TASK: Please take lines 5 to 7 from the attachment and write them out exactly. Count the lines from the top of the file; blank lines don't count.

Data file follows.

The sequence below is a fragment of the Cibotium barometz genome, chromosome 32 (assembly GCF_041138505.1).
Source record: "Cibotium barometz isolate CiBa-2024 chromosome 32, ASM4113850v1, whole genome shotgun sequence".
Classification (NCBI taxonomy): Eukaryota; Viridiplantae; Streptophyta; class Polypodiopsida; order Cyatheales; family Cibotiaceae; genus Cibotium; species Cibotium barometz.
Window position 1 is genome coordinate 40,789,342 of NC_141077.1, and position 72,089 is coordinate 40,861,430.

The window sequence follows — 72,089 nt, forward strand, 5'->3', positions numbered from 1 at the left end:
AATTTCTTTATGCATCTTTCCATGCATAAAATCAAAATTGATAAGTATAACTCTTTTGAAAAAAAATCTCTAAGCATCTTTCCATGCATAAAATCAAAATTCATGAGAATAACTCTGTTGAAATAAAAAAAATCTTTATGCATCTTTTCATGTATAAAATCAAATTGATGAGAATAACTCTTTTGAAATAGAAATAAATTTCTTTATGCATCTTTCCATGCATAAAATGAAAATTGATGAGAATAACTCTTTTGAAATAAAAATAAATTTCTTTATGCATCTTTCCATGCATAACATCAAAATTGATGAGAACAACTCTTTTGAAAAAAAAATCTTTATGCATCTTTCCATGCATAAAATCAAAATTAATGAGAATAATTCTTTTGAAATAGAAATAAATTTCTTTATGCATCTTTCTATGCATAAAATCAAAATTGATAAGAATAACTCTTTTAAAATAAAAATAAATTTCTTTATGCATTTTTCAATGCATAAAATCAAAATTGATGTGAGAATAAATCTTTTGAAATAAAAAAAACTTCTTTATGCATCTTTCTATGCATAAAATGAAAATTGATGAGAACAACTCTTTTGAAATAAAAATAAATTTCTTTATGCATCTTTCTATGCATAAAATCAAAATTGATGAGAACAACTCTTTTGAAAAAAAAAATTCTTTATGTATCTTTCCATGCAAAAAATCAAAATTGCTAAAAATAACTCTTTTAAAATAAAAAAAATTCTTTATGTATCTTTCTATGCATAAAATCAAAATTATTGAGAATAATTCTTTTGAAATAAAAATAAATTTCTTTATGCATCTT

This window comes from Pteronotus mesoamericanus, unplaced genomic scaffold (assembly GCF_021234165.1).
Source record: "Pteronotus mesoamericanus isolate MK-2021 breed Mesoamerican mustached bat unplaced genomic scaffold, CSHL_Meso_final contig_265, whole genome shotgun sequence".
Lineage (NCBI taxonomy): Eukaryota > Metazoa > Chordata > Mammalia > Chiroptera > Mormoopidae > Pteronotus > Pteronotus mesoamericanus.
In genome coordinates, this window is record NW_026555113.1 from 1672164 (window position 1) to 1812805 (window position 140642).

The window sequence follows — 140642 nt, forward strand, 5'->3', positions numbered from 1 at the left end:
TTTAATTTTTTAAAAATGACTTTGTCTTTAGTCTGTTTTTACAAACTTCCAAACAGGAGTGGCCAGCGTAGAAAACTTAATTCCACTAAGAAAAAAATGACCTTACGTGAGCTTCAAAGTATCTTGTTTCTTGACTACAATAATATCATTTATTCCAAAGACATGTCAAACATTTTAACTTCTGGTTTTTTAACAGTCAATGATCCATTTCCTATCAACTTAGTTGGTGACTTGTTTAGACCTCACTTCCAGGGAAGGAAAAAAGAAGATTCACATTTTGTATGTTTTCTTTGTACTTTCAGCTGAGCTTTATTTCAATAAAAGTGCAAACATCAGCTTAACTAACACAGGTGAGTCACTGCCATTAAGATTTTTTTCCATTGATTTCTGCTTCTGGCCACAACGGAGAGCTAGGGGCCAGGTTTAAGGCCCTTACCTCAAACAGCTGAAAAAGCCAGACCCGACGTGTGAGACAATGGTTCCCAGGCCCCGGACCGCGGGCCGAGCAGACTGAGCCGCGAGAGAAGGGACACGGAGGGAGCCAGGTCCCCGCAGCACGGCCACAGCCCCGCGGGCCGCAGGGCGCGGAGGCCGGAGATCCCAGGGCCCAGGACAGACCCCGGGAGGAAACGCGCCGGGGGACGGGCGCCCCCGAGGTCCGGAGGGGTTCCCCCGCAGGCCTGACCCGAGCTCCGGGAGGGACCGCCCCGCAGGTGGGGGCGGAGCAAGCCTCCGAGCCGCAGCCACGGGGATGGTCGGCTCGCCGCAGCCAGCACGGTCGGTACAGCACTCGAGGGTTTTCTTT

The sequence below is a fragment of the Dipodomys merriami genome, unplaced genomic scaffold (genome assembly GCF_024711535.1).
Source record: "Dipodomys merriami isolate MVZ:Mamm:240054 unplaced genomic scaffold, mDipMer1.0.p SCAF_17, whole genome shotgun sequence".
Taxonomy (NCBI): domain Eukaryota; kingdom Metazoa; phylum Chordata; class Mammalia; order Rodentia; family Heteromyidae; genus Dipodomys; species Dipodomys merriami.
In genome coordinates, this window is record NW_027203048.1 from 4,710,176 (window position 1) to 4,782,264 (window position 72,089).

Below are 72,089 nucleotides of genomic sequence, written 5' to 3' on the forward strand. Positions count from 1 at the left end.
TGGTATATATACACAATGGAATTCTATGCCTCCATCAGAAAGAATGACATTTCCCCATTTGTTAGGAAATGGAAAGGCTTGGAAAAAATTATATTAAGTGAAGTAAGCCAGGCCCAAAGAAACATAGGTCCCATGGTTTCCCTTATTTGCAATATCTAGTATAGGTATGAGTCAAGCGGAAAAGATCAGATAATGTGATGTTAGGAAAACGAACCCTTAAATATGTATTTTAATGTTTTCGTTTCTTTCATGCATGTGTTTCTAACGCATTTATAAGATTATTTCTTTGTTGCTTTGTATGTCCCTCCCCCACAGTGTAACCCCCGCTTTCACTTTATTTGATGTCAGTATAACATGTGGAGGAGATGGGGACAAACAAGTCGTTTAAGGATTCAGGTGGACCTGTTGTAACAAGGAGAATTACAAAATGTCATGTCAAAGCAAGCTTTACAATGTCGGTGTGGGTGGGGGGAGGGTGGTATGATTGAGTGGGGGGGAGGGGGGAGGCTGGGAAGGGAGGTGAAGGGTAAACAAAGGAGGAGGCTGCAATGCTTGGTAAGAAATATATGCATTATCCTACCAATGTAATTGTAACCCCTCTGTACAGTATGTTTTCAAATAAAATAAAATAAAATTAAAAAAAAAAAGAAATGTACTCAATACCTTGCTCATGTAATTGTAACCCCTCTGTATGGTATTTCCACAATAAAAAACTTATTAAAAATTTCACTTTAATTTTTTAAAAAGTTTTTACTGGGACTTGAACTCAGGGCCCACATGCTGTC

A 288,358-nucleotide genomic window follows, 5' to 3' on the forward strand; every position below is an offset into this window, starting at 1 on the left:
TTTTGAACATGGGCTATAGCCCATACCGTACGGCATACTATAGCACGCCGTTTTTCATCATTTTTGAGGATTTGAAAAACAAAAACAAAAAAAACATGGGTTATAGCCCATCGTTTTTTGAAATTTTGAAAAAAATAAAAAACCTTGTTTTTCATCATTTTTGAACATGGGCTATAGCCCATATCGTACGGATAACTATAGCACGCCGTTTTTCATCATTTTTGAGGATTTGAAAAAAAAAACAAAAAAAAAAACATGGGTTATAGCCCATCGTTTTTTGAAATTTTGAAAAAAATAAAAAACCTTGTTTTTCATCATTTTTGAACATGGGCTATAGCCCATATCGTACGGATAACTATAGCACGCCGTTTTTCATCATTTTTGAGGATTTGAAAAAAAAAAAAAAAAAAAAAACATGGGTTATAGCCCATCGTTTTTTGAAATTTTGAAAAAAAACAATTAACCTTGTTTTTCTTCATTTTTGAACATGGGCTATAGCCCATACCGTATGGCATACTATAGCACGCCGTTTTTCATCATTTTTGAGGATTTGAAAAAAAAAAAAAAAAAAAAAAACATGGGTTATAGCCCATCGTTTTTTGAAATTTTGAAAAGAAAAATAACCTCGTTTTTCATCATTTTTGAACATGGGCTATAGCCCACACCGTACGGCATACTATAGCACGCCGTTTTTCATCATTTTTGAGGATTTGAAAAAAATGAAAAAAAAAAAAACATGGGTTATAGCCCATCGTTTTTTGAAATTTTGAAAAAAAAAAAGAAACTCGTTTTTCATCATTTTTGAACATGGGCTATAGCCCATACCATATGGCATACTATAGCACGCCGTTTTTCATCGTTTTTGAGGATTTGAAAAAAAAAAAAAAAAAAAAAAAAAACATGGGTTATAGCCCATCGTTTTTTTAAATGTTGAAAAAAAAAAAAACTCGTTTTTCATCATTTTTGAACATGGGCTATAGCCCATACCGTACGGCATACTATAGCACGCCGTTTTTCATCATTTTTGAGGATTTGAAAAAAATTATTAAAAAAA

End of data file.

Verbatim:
The window sequence follows — 72,089 nt, forward strand, 5'->3', positions numbered from 1 at the left end:
AATTTCTTTATGCATCTTTCCATGCATAAAATCAAAATTGATAAGTATAACTCTTTTGAAAAAAAATCTCTAAGCATCTTTCCATGCATAAAATCAAAATTCATGAGAATAACTCTGTTGAAATAAAAAAAATCTTTATGCATCTTTTCATGTATAAAATCAAATTGATGAGAATAACTCTTTTGAAATAGAAATAAATTTCTTTATGCATCTTTCCATGCATAAAATGAAAATTGATGAGAATAACTCTTTTGAAATAAAAATAAATTTCTTTATGCATCTTTCCATGCATAACATCAAAATTGATGAGAACAACTCTTTTGAAAAAAAAATCTTTATGCATCTTTCCATGCATAAAATCAAAATTAATGAGAATAATTCTTTTGAAATAGAAATAAATTTCTTTATGCATCTTTCTATGCATAAAATCAAAATTGATAAGAATAACTCTTTTAAAATAAAAATAAATTTCTTTATGCATTTTTCAATGCATAAAATCAAAATTGATGTGAGAATAAATCTTTTGAAATAAAAAAAACTTCTTTATGCATCTTTCTATGCATAAAATGAAAATTGATGAGAACAACTCTTTTGAAATAAAAATAAATTTCTTTATGCATCTTTCTATGCATAAAATCAAAATTGATGAGAACAACTCTTTTGAAAAAAAAAATTCTTTATGTATCTTTCCATGCAAAAAATCAAAATTGCTAAAAATAACTCTTTTAAAATAAAAAAAATTCTTTATGTATCTTTCTATGCATAAAATCAAAATTATTGAGAATAATTCTTTTGAAATAAAAATAAATTTCTTTATGCATCTT

This window comes from Pteronotus mesoamericanus, unplaced genomic scaffold (assembly GCF_021234165.1).